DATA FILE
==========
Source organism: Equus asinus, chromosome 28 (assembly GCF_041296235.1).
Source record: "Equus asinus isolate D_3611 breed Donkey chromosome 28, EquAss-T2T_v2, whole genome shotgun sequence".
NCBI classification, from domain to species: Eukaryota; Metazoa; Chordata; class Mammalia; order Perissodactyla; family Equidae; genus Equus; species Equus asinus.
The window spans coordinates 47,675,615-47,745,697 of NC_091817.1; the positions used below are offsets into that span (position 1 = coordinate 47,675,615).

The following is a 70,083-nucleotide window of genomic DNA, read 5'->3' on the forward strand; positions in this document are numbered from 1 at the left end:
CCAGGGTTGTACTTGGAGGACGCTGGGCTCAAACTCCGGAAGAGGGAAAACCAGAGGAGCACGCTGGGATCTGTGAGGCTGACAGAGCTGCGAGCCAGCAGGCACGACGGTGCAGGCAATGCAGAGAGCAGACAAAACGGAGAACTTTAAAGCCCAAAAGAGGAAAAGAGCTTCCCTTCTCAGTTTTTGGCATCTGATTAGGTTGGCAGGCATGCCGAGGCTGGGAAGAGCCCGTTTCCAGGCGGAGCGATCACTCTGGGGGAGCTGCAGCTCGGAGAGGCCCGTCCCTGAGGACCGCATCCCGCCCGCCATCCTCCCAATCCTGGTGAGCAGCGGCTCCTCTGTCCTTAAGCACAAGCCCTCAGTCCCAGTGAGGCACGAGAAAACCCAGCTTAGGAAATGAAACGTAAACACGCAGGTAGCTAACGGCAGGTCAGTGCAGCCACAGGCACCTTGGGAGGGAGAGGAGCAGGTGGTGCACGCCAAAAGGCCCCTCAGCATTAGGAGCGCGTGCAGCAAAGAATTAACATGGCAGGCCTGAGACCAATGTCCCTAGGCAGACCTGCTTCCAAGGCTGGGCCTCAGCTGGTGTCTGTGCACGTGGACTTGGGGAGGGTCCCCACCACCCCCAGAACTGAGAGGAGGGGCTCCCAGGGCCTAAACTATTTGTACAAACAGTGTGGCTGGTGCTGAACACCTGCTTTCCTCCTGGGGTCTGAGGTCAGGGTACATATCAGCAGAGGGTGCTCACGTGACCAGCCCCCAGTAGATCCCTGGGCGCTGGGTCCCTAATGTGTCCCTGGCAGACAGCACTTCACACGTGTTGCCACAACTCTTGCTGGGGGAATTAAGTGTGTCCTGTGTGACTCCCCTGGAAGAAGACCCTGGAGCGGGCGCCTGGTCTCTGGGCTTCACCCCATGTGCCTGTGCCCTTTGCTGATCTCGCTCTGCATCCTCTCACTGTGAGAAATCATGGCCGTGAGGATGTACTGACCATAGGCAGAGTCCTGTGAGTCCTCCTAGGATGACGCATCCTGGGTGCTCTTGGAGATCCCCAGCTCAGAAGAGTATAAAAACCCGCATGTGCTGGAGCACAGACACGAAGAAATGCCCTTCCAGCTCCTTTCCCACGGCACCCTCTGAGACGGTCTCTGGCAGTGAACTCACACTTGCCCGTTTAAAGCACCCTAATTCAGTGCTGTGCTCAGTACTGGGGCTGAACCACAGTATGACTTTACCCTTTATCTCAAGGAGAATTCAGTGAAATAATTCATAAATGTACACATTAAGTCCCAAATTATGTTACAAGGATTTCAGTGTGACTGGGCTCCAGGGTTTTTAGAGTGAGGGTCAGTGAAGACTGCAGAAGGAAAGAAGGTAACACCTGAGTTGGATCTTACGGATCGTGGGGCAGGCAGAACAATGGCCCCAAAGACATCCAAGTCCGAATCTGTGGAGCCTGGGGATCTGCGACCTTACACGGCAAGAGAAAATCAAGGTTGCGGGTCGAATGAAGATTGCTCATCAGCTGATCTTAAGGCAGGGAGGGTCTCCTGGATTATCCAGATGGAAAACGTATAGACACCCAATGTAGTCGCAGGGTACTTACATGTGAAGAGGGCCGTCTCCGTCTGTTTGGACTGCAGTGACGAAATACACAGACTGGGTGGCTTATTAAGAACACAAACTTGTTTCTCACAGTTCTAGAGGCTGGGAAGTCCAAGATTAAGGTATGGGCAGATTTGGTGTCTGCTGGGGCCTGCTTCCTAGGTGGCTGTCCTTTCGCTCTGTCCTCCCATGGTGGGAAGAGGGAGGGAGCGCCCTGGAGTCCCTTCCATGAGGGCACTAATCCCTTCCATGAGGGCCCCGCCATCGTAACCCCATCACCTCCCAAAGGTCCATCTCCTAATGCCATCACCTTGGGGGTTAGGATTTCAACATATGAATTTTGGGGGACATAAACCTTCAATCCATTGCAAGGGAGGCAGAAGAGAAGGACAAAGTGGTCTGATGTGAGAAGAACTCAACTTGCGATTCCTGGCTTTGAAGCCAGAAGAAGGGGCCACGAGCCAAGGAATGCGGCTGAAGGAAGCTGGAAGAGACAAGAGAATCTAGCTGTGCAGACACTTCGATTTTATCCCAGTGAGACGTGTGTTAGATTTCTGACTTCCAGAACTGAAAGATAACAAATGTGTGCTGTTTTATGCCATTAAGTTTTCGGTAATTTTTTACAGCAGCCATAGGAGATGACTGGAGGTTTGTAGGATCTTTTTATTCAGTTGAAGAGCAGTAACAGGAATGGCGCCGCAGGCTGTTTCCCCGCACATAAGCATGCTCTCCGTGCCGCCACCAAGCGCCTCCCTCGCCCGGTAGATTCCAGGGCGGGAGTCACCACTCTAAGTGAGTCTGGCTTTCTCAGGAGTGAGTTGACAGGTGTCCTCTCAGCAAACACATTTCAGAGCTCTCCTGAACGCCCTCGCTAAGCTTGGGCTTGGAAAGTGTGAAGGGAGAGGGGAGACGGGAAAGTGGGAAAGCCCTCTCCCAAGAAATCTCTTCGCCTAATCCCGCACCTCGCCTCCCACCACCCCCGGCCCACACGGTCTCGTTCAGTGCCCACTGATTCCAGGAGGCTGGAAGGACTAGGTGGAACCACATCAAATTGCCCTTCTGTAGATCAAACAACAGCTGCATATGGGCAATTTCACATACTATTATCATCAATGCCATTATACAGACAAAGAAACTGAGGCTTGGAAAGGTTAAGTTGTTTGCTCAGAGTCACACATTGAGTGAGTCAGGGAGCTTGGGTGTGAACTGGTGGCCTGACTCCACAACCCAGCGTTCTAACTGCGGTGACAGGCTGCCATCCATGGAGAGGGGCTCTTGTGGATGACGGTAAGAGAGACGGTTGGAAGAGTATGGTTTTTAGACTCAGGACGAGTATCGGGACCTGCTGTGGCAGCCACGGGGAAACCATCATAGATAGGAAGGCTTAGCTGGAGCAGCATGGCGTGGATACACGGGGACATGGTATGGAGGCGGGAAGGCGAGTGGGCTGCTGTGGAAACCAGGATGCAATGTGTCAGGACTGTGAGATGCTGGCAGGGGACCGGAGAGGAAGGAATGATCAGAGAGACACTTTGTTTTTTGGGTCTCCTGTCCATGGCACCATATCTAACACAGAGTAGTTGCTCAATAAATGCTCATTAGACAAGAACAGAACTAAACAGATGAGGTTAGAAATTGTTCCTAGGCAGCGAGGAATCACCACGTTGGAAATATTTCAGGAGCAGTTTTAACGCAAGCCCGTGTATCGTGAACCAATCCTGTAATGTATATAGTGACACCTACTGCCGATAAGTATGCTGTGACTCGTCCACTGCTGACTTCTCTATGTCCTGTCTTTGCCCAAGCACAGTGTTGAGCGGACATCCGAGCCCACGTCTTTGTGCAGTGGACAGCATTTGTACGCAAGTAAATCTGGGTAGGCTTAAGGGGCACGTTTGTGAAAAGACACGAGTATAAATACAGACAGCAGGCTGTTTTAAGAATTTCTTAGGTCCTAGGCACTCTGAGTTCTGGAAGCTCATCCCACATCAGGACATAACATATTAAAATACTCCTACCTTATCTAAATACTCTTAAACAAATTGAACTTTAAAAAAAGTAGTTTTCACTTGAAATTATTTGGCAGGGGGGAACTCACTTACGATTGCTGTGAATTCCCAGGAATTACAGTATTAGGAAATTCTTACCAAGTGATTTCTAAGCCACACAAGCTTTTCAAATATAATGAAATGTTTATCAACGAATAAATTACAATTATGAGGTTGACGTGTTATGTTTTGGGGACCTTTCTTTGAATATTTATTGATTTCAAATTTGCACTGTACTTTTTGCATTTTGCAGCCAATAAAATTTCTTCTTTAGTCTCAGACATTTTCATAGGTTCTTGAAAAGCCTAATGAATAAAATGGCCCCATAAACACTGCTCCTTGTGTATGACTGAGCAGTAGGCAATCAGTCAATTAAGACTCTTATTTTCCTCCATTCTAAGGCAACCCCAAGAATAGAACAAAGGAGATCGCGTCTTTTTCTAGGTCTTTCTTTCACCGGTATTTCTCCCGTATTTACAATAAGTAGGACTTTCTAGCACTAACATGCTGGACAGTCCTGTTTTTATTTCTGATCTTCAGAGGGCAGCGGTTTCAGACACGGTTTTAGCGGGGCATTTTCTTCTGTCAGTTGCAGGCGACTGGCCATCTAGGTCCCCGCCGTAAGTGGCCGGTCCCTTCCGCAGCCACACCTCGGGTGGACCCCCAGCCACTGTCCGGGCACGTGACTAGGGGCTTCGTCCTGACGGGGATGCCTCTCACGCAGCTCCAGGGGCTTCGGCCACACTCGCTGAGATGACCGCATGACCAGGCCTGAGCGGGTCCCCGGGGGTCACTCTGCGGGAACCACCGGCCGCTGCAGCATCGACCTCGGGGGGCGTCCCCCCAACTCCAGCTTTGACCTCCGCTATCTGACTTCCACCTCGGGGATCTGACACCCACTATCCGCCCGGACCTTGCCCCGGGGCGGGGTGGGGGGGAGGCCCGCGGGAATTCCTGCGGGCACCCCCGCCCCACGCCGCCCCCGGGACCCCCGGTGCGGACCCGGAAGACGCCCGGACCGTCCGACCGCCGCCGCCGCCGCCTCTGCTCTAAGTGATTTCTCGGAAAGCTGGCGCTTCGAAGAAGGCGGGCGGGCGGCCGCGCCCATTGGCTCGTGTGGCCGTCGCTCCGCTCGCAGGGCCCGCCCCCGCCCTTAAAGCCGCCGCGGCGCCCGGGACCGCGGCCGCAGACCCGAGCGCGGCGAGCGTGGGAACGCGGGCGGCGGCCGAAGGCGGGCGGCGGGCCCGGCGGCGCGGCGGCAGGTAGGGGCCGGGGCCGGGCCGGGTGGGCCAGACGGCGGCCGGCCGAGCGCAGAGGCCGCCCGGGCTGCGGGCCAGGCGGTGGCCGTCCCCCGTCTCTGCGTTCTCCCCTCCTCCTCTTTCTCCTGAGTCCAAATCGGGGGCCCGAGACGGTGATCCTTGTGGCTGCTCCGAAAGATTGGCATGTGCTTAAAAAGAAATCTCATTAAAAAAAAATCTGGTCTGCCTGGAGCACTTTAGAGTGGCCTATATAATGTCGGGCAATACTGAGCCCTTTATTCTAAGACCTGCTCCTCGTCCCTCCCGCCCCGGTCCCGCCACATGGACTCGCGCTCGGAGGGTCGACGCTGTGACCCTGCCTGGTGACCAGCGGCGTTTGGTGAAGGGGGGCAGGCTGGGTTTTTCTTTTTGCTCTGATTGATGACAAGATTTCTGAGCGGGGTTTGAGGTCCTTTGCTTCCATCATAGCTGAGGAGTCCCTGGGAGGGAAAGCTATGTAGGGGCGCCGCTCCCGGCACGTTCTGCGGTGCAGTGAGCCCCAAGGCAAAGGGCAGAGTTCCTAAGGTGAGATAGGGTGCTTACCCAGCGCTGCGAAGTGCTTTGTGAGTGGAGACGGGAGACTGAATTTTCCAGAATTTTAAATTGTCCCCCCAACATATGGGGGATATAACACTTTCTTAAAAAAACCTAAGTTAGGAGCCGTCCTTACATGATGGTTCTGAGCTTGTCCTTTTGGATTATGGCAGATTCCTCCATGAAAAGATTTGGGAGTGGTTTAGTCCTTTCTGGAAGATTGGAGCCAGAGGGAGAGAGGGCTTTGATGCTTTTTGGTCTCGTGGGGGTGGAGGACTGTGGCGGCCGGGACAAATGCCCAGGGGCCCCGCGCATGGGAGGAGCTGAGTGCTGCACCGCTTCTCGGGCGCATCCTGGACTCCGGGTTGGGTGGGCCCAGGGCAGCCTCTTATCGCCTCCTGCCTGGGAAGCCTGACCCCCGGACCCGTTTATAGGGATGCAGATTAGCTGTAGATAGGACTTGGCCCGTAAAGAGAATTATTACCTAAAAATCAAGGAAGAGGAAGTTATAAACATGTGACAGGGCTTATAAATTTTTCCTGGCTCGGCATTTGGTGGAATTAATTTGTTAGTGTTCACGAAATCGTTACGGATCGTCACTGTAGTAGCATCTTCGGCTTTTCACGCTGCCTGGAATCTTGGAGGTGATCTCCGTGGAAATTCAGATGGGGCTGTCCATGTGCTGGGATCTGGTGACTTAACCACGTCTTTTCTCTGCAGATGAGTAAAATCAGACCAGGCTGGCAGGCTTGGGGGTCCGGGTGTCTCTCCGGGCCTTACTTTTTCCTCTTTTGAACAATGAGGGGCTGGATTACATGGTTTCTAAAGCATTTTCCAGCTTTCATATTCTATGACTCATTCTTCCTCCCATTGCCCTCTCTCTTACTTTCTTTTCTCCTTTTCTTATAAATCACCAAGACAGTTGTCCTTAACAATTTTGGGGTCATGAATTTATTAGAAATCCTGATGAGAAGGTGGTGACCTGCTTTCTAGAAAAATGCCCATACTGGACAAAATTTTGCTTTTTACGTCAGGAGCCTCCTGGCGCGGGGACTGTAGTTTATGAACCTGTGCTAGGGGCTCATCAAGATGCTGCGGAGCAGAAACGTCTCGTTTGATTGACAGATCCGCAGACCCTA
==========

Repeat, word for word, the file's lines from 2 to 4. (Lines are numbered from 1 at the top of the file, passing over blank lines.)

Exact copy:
Source record: "Equus asinus isolate D_3611 breed Donkey chromosome 28, EquAss-T2T_v2, whole genome shotgun sequence".
NCBI classification, from domain to species: Eukaryota; Metazoa; Chordata; class Mammalia; order Perissodactyla; family Equidae; genus Equus; species Equus asinus.
The window spans coordinates 47,675,615-47,745,697 of NC_091817.1; the positions used below are offsets into that span (position 1 = coordinate 47,675,615).